When the prologue ends, we find ourselves almost immediately in the Mediterranean. The title sequence present in the next-gen version of the game is entirely absent. And that thing I said about the water being very impressive for a PS2 game… ignore that. The opening cinematic of Lara’s Mediterranean Sea expedition reveals in the in-game water to be atrocious — worse, in all its bright blue glory, than that of Legend and Anniversary. A little further into the game, I discovered that this was only the case for seawater. The rest of the stuff looks fine.


After the cinematic that sets up Underworld’s story — which, hilariously, features static pictures of Zip and Alister on Lara’s laptop screen as opposed to the video feed present in the next-gen game — we don’t get to execute Lara’s dive into the sea. Instead, she is teleported straight to the bottom — and what a barren bottom it is. Gone are the undulating clusters of seaweed and other marine flora, and just as absent are the sharks. It’s the first real hint of how dead this version of Underworld feels.


The game’s first puzzle, which was already quite simple, is rendered mind-numbingly straightforward by the fact that the rotating sections of the entrance are colour-coded. Upon completion of said puzzle — if it can even be called one — the soundtrack cue that plays as the entrance is revealed in the next-gen version of the game is missing. A shame, because I liked it quite a bit. It’s part of a recurring theme heard at key moments throughout Underworld as it goes on.

We arrive in the area with the runes identifying the ruins as Niflheim about twice as quickly as I remember. It’s been a while since I played through the PS3 version of Underworld, but I think I’m safe in saying that there seems to be a climbing section missing. The cutscene here is triggered immediately upon arrival, rather than after the completion of the gate-opening puzzle. Again, a musical cue is absent — again, I miss it.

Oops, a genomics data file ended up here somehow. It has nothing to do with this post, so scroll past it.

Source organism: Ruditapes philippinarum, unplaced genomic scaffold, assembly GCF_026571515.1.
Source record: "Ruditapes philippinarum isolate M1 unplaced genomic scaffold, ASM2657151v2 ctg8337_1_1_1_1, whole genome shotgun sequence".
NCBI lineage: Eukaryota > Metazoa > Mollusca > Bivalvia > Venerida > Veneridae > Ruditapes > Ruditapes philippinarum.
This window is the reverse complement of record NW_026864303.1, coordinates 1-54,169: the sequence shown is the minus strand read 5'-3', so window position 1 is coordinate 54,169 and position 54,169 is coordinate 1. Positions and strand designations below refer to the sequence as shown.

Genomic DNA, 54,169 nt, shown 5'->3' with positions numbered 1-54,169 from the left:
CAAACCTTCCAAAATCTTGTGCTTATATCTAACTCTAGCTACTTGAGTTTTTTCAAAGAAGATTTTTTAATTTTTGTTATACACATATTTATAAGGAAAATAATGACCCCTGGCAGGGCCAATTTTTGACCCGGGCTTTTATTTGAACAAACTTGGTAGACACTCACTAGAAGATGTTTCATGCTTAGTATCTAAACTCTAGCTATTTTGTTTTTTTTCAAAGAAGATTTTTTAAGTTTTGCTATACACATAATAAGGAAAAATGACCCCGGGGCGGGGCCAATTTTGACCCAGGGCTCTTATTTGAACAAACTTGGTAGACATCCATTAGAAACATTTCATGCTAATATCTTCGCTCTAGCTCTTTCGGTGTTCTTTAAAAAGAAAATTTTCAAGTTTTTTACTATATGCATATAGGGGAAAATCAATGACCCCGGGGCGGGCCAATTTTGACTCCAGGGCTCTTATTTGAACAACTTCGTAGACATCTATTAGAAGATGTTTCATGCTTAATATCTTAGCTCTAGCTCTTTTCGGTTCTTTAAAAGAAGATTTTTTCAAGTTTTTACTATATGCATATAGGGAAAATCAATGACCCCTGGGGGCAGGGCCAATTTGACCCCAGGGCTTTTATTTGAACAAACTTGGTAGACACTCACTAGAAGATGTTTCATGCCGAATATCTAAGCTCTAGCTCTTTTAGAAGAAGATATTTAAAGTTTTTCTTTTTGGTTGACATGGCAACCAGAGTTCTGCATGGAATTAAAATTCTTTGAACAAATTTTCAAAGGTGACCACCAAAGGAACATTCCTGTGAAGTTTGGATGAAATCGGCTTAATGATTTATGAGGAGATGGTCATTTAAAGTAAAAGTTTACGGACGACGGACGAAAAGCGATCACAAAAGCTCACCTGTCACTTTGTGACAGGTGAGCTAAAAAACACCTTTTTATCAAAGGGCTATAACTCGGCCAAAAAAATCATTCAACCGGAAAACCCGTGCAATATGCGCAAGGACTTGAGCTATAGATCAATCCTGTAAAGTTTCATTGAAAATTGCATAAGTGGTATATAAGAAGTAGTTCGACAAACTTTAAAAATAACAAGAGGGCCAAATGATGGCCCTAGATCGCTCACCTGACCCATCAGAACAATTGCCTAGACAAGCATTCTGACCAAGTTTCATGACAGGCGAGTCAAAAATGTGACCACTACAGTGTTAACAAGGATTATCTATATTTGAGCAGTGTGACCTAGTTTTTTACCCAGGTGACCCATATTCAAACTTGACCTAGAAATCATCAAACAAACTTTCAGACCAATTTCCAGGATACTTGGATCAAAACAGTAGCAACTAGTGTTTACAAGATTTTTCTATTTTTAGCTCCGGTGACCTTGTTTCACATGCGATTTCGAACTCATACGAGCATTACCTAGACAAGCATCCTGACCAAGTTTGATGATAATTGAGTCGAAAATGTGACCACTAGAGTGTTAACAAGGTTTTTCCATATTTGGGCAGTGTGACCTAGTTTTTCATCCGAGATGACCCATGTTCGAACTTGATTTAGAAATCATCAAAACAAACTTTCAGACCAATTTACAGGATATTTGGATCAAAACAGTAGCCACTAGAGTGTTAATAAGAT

As I made my way through Niflheim, I was surprised to find that most — if not all — of Lara’s animations seem to be the same as those in the PS3 version of the hame. I was genuinely impressed by this, given that Lara’s movements were touted as one of the main benefits of the next-gen hardware prior to the game’s release. There are, though, some features missing. Lara can’t sprint in this version of the game, and we don’t have control over her Personal Light Source (PLS) — not that it’s needed much here, though; the game is exceedingly bright.

Also conspicuous only by their absence are the dynamic, free-climbing walls. Instead, Lara must traverse standard ledges. I must admit, this doesn’t bother me in the slightest. Somehow, this abundance of ledges makes this version of Underworld feel, to me, like more of a successor to Legend and Anniversary than its innovation-attempting, though often misguided, sibling.